Recent years have seen an opiate over a hundred times stronger than heroin lace America’s streets, resulting in a rapid rise in overdose deaths. Little has been done, however, to curb the illegal spread of fentanyl, a drug normally prescribed as a painkiller for patients undergoing brutal cancer treatments. That is, until now — as of Tuesday, trafficking fentanyl is illegal in Massachusetts, a precedent that may encourage other states to follow suit.

According to the new law, selling the synthetic opioid in amounts greater than 10 grams is now punishable by up to 20 years in state prison. Previously, manufacturing, distributing, or possessing fentanyl, regardless of quantity, could be punished by up to 10 years of jail time, but these laws clearly weren’t enough to curb its spread. In comparison, the penalty for heroin trafficking is 30 years in prison.

By turning trafficking into an even more serious criminal offense, lawmakers hope to keep the ongoing fentanyl abuse crisis contained.

One of the biggest issues with fentanyl is that it’s frequently been mixed in with other street drugs, like heroin, by enterprising drug dealers — but users aren’t normally aware of it. The drug is associated with a drowsiness reminiscent of morphine-induced euphoria, which even an extremely low dose of fentanyl will elicit. Individuals whose bodies haven’t learned to tolerate the super-drug’s potency are at serious risk of being fatally overwhelmed by its incapacitating effects, especially if it’s mixed together with other drugs.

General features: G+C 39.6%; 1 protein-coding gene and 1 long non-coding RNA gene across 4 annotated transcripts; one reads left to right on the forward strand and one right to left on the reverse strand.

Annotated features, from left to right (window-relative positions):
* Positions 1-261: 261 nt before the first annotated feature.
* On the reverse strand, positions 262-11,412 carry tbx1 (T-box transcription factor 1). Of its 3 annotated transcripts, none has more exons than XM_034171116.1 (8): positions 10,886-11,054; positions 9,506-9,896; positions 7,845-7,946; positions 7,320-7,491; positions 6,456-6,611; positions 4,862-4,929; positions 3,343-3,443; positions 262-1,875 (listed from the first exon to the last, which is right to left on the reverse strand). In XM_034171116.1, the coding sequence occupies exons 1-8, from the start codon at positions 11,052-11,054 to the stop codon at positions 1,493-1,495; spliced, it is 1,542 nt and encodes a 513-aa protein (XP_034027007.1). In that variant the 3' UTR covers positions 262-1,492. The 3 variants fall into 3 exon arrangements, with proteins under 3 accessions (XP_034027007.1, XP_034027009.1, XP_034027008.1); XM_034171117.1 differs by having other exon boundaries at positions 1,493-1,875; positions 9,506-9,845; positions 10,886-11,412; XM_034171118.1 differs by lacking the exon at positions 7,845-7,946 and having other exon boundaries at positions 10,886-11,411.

Disturbingly, law enforcement officials have also found fentanyl being sold illegally by nurses and physicians, stolen from pharmacies, and distributed by enterprising patients.

Last year, the CDC reported that Massachusetts had the second-highest number of fentanyl seizures of any states, coming in after Ohio, which has yet to pass a proposed bill increasing the penalty for illegally possessing the drug.

Photos via FedEx/Flickr

Yasmin is a writer and former biologist living in New York. A Toronto girl at heart, her writing also appears in The Last Magazine and SciArt in America. You might recognize her as a past host of Scientific American's YouTube series.